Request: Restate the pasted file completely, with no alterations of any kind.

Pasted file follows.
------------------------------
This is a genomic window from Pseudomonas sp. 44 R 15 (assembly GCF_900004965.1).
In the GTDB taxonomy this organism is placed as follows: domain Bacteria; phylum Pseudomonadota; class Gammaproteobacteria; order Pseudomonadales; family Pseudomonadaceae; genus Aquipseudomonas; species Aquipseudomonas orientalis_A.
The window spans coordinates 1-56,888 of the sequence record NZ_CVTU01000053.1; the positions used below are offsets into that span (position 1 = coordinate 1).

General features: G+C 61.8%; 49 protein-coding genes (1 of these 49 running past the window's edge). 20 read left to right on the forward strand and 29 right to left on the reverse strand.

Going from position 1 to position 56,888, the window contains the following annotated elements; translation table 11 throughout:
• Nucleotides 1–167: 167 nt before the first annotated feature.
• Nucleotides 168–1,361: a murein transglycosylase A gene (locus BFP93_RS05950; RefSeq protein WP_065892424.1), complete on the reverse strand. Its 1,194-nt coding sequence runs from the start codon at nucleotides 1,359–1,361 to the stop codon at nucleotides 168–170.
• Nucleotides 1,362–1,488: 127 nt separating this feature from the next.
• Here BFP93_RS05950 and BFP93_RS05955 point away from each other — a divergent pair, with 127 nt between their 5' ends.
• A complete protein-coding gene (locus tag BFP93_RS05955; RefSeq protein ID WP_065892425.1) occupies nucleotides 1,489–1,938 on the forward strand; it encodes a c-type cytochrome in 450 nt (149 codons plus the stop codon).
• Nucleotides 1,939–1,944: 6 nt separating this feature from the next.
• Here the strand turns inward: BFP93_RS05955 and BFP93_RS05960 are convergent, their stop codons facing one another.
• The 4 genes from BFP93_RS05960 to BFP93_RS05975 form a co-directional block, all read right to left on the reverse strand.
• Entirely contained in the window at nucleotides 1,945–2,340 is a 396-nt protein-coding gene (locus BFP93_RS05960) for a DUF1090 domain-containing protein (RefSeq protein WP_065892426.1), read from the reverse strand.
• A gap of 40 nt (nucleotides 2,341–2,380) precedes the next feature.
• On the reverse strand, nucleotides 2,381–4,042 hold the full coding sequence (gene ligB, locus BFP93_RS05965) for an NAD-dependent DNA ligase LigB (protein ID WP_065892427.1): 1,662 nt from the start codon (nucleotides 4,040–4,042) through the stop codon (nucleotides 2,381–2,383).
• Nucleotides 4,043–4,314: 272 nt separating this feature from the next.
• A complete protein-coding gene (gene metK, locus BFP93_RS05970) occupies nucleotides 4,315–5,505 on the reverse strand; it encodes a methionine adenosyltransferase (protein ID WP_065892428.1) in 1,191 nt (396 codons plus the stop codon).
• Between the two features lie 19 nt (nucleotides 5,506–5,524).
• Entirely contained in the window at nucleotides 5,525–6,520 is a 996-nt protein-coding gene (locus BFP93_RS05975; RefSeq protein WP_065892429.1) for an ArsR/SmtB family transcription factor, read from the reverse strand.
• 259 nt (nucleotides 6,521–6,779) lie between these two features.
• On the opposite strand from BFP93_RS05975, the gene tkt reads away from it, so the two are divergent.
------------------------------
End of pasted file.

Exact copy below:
This is a genomic window from Pseudomonas sp. 44 R 15 (assembly GCF_900004965.1).
In the GTDB taxonomy this organism is placed as follows: domain Bacteria; phylum Pseudomonadota; class Gammaproteobacteria; order Pseudomonadales; family Pseudomonadaceae; genus Aquipseudomonas; species Aquipseudomonas orientalis_A.
The window spans coordinates 1-56,888 of the sequence record NZ_CVTU01000053.1; the positions used below are offsets into that span (position 1 = coordinate 1).

General features: G+C 61.8%; 49 protein-coding genes (1 of these 49 running past the window's edge). 20 read left to right on the forward strand and 29 right to left on the reverse strand.

Going from position 1 to position 56,888, the window contains the following annotated elements; translation table 11 throughout:
• Nucleotides 1–167: 167 nt before the first annotated feature.
• Nucleotides 168–1,361: a murein transglycosylase A gene (locus BFP93_RS05950; RefSeq protein WP_065892424.1), complete on the reverse strand. Its 1,194-nt coding sequence runs from the start codon at nucleotides 1,359–1,361 to the stop codon at nucleotides 168–170.
• Nucleotides 1,362–1,488: 127 nt separating this feature from the next.
• Here BFP93_RS05950 and BFP93_RS05955 point away from each other — a divergent pair, with 127 nt between their 5' ends.
• A complete protein-coding gene (locus tag BFP93_RS05955; RefSeq protein ID WP_065892425.1) occupies nucleotides 1,489–1,938 on the forward strand; it encodes a c-type cytochrome in 450 nt (149 codons plus the stop codon).
• Nucleotides 1,939–1,944: 6 nt separating this feature from the next.
• Here the strand turns inward: BFP93_RS05955 and BFP93_RS05960 are convergent, their stop codons facing one another.
• The 4 genes from BFP93_RS05960 to BFP93_RS05975 form a co-directional block, all read right to left on the reverse strand.
• Entirely contained in the window at nucleotides 1,945–2,340 is a 396-nt protein-coding gene (locus BFP93_RS05960) for a DUF1090 domain-containing protein (RefSeq protein WP_065892426.1), read from the reverse strand.
• A gap of 40 nt (nucleotides 2,341–2,380) precedes the next feature.
• On the reverse strand, nucleotides 2,381–4,042 hold the full coding sequence (gene ligB, locus BFP93_RS05965) for an NAD-dependent DNA ligase LigB (protein ID WP_065892427.1): 1,662 nt from the start codon (nucleotides 4,040–4,042) through the stop codon (nucleotides 2,381–2,383).
• Nucleotides 4,043–4,314: 272 nt separating this feature from the next.
• A complete protein-coding gene (gene metK, locus BFP93_RS05970) occupies nucleotides 4,315–5,505 on the reverse strand; it encodes a methionine adenosyltransferase (protein ID WP_065892428.1) in 1,191 nt (396 codons plus the stop codon).
• Between the two features lie 19 nt (nucleotides 5,506–5,524).
• Entirely contained in the window at nucleotides 5,525–6,520 is a 996-nt protein-coding gene (locus BFP93_RS05975; RefSeq protein WP_065892429.1) for an ArsR/SmtB family transcription factor, read from the reverse strand.
• 259 nt (nucleotides 6,521–6,779) lie between these two features.
• On the opposite strand from BFP93_RS05975, the gene tkt reads away from it, so the two are divergent.